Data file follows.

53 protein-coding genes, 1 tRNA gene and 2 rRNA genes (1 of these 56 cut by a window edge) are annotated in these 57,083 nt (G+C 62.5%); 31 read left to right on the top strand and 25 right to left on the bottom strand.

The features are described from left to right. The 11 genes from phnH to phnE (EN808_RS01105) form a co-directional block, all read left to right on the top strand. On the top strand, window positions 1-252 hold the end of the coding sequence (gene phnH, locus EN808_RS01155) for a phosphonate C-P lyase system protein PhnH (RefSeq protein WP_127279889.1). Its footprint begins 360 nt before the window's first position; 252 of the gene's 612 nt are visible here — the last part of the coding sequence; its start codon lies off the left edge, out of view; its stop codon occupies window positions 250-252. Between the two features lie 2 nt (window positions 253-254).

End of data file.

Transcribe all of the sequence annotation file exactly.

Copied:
53 protein-coding genes, 1 tRNA gene and 2 rRNA genes (1 of these 56 cut by a window edge) are annotated in these 57,083 nt (G+C 62.5%); 31 read left to right on the top strand and 25 right to left on the bottom strand.

The features are described from left to right. The 11 genes from phnH to phnE (EN808_RS01105) form a co-directional block, all read left to right on the top strand. On the top strand, window positions 1-252 hold the end of the coding sequence (gene phnH, locus EN808_RS01155) for a phosphonate C-P lyase system protein PhnH (RefSeq protein WP_127279889.1). Its footprint begins 360 nt before the window's first position; 252 of the gene's 612 nt are visible here — the last part of the coding sequence; its start codon lies off the left edge, out of view; its stop codon occupies window positions 250-252. Between the two features lie 2 nt (window positions 253-254).